Home buyers who put down less than 20% when they bought their home most likely pay for mortgage insurance (PMI for conventional loans; MIP for FHA loans). But with proper planning and some patience, you can dump your PMI payment and lower your housing payment.
Mortgage insurance protects your lender if you stop paying your mortgage. The mortgage insurance premium is part of your mortgage bill each month. How much your PMI payment is depending upon the size and type of loan, how much you put down, and your credit score.
For example, if you have a 700-credit score, make a 5% down payment and have a $200,000 loan, you will pay roughly $156 per month in PMI. Many homeowners do not know that they can get rid of PMI, either sooner or later.
How to Do It the Slow Way
If you are paying your home loan on time and according to the schedule you were given, mortgage insurance on conventional loans eventually will go away by itself. The lender is mandated by federal law to end your mortgage insurance when the loan balance reaches 78% of the original value of the home. But when that time comes, you must be current on the loan. If you have missed payments in the past year, this could delay the removal of PMI.
The problem with this method is that it takes years to get rid of PMI. Note that paying down the loan faster does not make this process go faster? Why? Because automatic ending of PMI at the 78% threshold is not based upon the payments you make. Rather, it is based upon the date your loan is scheduled to get to 78% according to the amortization schedule.
The federal law governing the canceling of PMI is called the Homeowner’s Protection Act of 1998. It only applies to home loans made on your primary residence.
Note that FHA loans are not controlled by the same law. MIP cannot be cancelled on loans that were issued after June 2013 if you put down less than 10%. If you put down 10% or more, you can cancel MIP after all years. That is an awfully long time to wait, especially when you consider you will probably have well above 20% equity in the property by then. Your best option when you reach 20% equity with an FHA loan is to refinance into a conventional loan. This means needing to have your credit score and debt to income ratios up to snuff, so you can qualify under conventional loan standards.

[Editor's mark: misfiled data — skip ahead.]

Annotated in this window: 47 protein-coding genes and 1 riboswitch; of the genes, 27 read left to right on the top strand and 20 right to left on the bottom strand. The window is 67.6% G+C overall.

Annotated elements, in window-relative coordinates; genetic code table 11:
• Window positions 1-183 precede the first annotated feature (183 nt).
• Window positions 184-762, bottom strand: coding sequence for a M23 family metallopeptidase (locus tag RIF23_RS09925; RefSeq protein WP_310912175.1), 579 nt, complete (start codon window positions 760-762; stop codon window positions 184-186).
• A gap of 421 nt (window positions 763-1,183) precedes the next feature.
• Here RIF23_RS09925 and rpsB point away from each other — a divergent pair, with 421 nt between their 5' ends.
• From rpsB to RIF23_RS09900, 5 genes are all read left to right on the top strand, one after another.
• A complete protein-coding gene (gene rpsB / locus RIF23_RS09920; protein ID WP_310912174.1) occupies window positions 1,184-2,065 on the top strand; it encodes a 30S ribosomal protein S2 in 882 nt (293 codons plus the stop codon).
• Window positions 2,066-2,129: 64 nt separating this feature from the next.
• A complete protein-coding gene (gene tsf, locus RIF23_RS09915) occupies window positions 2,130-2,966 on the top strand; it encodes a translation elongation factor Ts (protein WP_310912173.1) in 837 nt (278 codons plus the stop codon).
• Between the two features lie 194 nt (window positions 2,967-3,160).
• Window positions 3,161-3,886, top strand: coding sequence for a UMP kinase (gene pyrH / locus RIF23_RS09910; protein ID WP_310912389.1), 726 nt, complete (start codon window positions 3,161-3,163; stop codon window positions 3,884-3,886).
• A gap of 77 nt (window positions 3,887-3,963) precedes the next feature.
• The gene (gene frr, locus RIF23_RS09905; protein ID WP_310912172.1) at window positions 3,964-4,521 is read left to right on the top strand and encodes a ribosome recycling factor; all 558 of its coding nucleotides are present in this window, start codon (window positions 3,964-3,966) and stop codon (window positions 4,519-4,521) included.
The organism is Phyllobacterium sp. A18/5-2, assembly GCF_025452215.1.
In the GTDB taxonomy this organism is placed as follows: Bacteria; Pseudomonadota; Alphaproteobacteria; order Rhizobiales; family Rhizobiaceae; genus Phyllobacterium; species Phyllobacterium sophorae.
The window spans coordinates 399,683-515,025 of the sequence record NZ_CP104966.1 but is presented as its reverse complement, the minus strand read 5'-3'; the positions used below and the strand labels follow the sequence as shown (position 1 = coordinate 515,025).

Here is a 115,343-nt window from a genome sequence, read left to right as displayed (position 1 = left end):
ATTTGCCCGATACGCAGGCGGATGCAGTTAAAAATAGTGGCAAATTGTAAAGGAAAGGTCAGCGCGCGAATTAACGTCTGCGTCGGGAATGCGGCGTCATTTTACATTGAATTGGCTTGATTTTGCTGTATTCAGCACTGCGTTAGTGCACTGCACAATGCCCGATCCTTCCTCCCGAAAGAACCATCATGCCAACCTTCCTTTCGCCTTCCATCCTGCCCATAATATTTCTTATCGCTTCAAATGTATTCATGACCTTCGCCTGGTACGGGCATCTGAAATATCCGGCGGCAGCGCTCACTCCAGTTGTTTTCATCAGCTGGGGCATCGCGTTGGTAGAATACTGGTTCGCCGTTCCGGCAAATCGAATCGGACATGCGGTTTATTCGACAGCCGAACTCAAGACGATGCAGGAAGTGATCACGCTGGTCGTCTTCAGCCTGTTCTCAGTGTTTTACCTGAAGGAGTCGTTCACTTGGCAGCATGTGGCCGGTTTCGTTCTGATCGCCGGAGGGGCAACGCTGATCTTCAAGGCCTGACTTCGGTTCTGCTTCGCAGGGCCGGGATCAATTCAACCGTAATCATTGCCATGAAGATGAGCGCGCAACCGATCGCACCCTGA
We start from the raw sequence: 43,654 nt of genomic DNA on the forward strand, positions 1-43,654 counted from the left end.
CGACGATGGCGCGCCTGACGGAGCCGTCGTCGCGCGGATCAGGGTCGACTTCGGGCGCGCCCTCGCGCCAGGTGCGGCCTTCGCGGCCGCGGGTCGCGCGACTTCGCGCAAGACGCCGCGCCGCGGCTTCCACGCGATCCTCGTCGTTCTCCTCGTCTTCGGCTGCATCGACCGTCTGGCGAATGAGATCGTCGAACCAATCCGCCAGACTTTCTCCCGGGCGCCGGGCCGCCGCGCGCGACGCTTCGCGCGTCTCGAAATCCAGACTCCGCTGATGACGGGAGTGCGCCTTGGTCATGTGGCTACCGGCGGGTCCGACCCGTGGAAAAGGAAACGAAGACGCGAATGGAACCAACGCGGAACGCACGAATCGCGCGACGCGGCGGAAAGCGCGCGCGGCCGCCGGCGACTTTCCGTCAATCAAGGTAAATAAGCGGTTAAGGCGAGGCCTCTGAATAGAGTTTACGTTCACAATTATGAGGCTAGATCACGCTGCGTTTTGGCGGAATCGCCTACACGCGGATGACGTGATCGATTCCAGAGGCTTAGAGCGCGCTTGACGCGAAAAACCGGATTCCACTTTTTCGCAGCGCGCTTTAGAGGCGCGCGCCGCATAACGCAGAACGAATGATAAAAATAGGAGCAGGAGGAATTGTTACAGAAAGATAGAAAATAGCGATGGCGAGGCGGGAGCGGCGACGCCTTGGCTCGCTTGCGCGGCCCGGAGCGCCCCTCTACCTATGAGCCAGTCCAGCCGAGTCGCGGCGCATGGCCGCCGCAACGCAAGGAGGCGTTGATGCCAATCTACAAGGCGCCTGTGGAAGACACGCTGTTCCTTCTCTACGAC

How to Do It the Faster Way
One option is to pay down the loan faster to 80% of the home’s original value when you bought it. Then you can ask the lender to cancel PMI. But the lender is not required to do so. This is different than having 20% equity in the property, based upon the current value on the market.
Experts stress that many people think they can get rid of PMI when they have 20% stake in the home, but this is not always true. Borrowers can ask the mortgage company to cancel PMI based upon the home’s present value. But the borrower may have to wait two or five years after getting the loan to make the request. The lender can reject your request for several reasons, depending upon the investors who own your home loan.
Lenders are more likely to green light a request that is based upon what the home was worth when you closed the loan. You also need to have a good payment history to get approved. This means you cannot have 30 day or more late payments in the last 12 months, or no 60-day late payments in the past 24 months.
Even if you meet all of the above requirements, the lender still may not allow you to cancel PMI. Some lenders will say that the home went down in value and the risk to the lender is too high. Having a second mortgage also can prevent the canceling of mortgage insurance.
The Easiest Way – Refinance
The fastest way to cancel mortgage insurance is to refinance the loan. You have to have a current appraisal on the home. If you can show that you clearly have 20% equity, you do not need mortgage insurance on the new loan.
Even if you do not have 20% equity but you do have cash to pay down on the loan, refinancing could be a more effective option than paying down your current loan. In the latter case, you still are relying on the lender approving your request to cancel PMI. With a refinance, if you show you have 20% equity, the lender cannot force you to have PMI. With a refi, you are in complete control.
References: How to Get Rid of Private Mortgage Insurance. (2013). Retrieved from http://www.foxbusiness.com/features/2013/02/06/how-to-get-rid-private-mortgage-insurance.html